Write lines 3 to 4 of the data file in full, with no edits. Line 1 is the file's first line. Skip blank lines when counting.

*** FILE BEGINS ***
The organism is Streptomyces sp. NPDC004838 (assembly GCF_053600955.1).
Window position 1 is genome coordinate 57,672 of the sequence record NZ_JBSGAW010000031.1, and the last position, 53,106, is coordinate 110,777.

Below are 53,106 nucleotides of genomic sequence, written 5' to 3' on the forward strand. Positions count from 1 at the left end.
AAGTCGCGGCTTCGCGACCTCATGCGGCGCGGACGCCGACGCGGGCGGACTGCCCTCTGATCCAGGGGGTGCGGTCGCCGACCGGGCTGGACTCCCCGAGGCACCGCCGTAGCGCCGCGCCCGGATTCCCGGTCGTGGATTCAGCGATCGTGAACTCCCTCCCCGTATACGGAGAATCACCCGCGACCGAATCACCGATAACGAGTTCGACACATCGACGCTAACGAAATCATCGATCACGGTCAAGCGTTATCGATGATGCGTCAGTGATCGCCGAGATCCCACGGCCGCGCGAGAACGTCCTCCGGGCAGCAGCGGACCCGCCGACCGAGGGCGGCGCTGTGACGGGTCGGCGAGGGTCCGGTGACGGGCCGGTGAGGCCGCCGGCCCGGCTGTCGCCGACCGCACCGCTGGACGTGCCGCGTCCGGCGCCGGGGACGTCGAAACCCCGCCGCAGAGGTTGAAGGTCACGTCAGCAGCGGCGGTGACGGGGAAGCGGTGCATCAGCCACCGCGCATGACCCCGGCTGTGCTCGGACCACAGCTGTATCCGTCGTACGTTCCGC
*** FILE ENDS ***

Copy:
Below are 53,106 nucleotides of genomic sequence, written 5' to 3' on the forward strand. Positions count from 1 at the left end.
AAGTCGCGGCTTCGCGACCTCATGCGGCGCGGACGCCGACGCGGGCGGACTGCCCTCTGATCCAGGGGGTGCGGTCGCCGACCGGGCTGGACTCCCCGAGGCACCGCCGTAGCGCCGCGCCCGGATTCCCGGTCGTGGATTCAGCGATCGTGAACTCCCTCCCCGTATACGGAGAATCACCCGCGACCGAATCACCGATAACGAGTTCGACACATCGACGCTAACGAAATCATCGATCACGGTCAAGCGTTATCGATGATGCGTCAGTGATCGCCGAGATCCCACGGCCGCGCGAGAACGTCCTCCGGGCAGCAGCGGACCCGCCGACCGAGGGCGGCGCTGTGACGGGTCGGCGAGGGTCCGGTGACGGGCCGGTGAGGCCGCCGGCCCGGCTGTCGCCGACCGCACCGCTGGACGTGCCGCGTCCGGCGCCGGGGACGTCGAAACCCCGCCGCAGAGGTTGAAGGTCACGTCAGCAGCGGCGGTGACGGGGAAGCGGTGCATCAGCCACCGCGCATGACCCCGGCTGTGCTCGGACCACAGCTGTATCCGTCGTACGTTCCGC